PATERSON, NJ- With state and school district officials converging on JFK High School Thursday night to give parents an overview of progress on the construction of the new Union Avenue Middle School, it was perhaps the question of 15-year old Chloe Shepard, and the response she received from School Development Authority (SDA) CEO Charles McKenna, that best summed up the impact the new school, and the students in it, will have on the future of Paterson.
It was the second visit to Paterson in as many nights for McKenna and his colleagues as part of their efforts to update parents and other stakeholders on the progress being made on the soon to be constructed four-story structure that will replace the old Don Bosco Tech along Union Avenue.
Acting Superintendent Eileen Shafer who has previously praised the SDA for their efforts to “ensure that a new 21st century school building will be constructed,” opened up the forum by stating emphatically that the continued progress to see the project from the drawing board to completion shows that “hope is here.”
Shafer was followed by Deputy Superintendent Susana Perón, McKenna, and Ritchard Sherman, SDA’s managing director of design, who took turns describing in detail how the new school, slated to open in September, 2021, would become a hub of STEAM education, be constructed using a design-build method, and deliver education through “small learning communities” to foster better connections between teachers and students.
Once occupied the new school will, Perón said, allow students to “engage in projects that integrate research and education that will benefit the school and the community.” With a vision that includes making an impact that extends beyond Paterson, students will, the audience heard, help to “build a great society.”
Following their presentations officials took questions from the audience of nearly 50 offering responses to issues such as parking and traffic flow, security and access to indoor spaces for visitors and outdoor spaces for students, and various design elements related to how the new building will fit into the surrounding community.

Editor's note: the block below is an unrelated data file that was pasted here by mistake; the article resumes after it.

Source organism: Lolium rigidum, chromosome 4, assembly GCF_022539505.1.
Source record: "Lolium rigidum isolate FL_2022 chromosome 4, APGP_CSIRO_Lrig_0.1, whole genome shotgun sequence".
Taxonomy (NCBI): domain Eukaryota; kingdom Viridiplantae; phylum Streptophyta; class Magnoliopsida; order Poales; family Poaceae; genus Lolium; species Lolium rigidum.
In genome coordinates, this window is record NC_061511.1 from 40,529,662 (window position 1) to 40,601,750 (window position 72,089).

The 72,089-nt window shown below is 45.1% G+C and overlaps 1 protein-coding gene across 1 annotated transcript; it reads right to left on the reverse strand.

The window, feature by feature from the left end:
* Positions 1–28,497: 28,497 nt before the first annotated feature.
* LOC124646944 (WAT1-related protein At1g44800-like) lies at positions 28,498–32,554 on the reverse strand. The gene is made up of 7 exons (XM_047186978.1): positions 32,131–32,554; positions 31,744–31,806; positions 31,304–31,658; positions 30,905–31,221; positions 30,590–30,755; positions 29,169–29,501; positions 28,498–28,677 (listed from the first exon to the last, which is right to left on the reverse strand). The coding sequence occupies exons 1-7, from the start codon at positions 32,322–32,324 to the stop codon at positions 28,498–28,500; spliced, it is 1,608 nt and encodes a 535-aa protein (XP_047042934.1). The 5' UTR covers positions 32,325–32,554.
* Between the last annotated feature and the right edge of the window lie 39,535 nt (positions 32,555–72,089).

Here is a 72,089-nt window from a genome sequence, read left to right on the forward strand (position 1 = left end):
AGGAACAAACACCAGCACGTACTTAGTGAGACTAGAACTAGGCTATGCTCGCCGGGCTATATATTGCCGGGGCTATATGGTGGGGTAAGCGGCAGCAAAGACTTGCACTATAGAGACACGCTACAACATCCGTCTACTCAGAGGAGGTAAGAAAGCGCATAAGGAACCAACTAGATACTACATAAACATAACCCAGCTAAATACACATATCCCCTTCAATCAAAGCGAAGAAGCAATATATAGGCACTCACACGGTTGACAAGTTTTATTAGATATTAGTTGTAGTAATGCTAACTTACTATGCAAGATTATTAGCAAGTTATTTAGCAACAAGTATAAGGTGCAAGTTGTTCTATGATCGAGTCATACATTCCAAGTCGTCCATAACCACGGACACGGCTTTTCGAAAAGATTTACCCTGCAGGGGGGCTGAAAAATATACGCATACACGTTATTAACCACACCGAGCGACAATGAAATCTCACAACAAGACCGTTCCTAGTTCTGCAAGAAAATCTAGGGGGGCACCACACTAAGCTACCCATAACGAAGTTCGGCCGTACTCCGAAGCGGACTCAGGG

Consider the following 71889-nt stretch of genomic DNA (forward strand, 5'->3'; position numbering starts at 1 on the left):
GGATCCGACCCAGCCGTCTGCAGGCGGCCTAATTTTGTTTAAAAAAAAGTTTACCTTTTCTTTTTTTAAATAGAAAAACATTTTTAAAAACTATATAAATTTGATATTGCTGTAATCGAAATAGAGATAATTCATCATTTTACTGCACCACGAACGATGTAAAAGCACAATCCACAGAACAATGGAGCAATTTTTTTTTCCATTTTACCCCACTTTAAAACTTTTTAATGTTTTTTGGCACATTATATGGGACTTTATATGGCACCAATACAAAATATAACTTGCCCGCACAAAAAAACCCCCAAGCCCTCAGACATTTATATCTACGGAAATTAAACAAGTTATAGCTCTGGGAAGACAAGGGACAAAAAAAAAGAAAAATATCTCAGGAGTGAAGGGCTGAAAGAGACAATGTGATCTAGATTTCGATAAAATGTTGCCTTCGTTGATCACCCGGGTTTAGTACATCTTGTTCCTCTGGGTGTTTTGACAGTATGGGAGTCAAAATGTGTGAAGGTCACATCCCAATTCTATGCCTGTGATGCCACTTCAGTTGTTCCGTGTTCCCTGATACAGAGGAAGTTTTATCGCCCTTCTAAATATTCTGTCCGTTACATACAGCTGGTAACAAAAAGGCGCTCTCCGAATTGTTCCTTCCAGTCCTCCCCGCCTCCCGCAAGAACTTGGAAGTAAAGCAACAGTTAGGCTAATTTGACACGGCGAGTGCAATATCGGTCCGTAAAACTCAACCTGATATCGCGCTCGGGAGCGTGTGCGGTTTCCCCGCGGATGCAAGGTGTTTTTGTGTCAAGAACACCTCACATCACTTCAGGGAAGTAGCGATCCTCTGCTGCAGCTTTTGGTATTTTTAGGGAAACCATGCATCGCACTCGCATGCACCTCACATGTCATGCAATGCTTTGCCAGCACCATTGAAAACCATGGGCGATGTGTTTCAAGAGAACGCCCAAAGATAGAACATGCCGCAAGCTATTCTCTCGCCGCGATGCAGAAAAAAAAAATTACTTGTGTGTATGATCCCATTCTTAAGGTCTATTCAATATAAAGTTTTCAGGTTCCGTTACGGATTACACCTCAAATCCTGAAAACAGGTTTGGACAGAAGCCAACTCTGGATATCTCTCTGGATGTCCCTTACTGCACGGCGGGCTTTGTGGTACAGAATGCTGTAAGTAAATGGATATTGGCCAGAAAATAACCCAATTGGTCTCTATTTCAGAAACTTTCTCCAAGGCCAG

With the forum about to draw to a close it was Shepard who held the microphone, and, unfazed by the crowd of officials and parents staring at her, offered her concern that too often residents and students alike don’t do enough to preserve what they’ve been given, creating a less attractive environment for learning.
McKenna, without hesitation, praised the student for her own commitment to learning, responding by saying that past projects have shown that new buildings help to instill pride in communities, a trend he is confident will continue thanks to “leaders like her.”
As the crowd exited the auditorium TAPinto Paterson spoke with Shepard, an aspiring scientist, who said that she was happy with her education, and offered praise for the “dedicated teachers” she has. Not unaware of the issues that confront many of her neighbors she would say that there “needs to be change,” rattling off places she believes improvements can be made which include improving the environment, helping the homeless, and creating jobs.
It is perhaps students like Shepard that best illustrate Superintendent Shafer’s call to embrace a “together we can” strategy and to create stronger learning environments because “our children deserve it.”